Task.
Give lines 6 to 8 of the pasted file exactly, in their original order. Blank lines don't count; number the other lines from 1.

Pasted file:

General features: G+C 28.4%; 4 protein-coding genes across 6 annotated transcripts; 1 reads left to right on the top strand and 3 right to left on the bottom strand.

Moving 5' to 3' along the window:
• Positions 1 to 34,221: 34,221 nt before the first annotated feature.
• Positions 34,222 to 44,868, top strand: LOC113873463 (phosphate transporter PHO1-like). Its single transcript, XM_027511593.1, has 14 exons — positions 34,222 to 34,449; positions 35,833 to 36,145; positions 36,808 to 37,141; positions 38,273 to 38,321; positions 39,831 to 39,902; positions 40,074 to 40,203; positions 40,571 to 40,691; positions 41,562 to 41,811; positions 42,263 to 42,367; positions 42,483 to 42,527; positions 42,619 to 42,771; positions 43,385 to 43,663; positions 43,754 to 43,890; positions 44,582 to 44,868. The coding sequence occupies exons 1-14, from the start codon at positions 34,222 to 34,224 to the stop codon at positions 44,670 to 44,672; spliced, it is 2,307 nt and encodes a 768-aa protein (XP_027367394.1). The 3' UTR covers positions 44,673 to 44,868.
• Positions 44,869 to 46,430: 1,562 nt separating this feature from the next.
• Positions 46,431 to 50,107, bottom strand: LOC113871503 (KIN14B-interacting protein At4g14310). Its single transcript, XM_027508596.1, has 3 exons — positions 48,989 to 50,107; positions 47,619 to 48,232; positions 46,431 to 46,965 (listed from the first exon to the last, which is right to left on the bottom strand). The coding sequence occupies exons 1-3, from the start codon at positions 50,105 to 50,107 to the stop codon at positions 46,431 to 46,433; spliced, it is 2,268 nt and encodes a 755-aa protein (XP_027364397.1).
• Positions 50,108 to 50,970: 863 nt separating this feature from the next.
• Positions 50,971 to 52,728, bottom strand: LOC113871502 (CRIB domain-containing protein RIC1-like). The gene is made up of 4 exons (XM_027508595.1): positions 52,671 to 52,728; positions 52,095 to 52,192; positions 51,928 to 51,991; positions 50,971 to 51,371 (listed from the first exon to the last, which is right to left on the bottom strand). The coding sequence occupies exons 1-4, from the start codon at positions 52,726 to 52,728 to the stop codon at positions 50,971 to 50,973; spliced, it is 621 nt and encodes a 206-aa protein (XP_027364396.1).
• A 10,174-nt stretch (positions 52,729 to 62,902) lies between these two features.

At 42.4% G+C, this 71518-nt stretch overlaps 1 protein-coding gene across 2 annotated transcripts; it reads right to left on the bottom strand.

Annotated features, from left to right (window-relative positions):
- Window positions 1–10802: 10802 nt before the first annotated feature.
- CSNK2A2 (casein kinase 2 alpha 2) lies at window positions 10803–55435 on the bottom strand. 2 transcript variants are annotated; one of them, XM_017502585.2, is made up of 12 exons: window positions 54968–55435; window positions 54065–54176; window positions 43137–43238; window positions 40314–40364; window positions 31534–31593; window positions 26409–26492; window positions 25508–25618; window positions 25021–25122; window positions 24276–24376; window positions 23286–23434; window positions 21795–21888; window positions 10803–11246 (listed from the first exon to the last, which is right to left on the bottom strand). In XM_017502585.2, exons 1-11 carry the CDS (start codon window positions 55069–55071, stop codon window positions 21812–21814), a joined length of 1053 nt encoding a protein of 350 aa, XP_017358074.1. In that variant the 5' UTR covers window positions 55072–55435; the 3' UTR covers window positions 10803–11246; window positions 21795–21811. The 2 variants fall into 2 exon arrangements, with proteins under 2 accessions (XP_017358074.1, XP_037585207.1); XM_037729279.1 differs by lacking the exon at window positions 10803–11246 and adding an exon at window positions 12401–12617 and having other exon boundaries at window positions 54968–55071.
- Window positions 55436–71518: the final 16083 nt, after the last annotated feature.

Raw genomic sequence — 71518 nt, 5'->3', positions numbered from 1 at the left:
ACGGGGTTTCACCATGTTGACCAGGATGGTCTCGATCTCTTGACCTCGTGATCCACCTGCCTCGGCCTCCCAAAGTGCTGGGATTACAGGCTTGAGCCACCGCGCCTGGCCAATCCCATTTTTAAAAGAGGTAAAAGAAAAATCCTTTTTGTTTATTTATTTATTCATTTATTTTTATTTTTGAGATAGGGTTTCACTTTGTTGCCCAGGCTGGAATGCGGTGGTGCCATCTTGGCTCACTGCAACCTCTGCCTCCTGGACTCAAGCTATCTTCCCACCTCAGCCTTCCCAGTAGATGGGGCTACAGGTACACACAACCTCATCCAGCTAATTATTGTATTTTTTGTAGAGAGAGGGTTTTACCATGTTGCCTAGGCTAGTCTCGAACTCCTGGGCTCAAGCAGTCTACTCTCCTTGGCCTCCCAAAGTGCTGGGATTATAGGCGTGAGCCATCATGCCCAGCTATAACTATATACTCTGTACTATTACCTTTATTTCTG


• Positions 46,431 to 50,107, bottom strand: LOC113871503 (KIN14B-interacting protein At4g14310). Its single transcript, XM_027508596.1, has 3 exons — positions 48,989 to 50,107; positions 47,619 to 48,232; positions 46,431 to 46,965 (listed from the first exon to the last, which is right to left on the bottom strand). The coding sequence occupies exons 1-3, from the start codon at positions 50,105 to 50,107 to the stop codon at positions 46,431 to 46,433; spliced, it is 2,268 nt and encodes a 755-aa protein (XP_027364397.1).
• Positions 50,108 to 50,970: 863 nt separating this feature from the next.
• Positions 50,971 to 52,728, bottom strand: LOC113871502 (CRIB domain-containing protein RIC1-like). The gene is made up of 4 exons (XM_027508595.1): positions 52,671 to 52,728; positions 52,095 to 52,192; positions 51,928 to 51,991; positions 50,971 to 51,371 (listed from the first exon to the last, which is right to left on the bottom strand). The coding sequence occupies exons 1-4, from the start codon at positions 52,726 to 52,728 to the stop codon at positions 50,971 to 50,973; spliced, it is 621 nt and encodes a 206-aa protein (XP_027364396.1).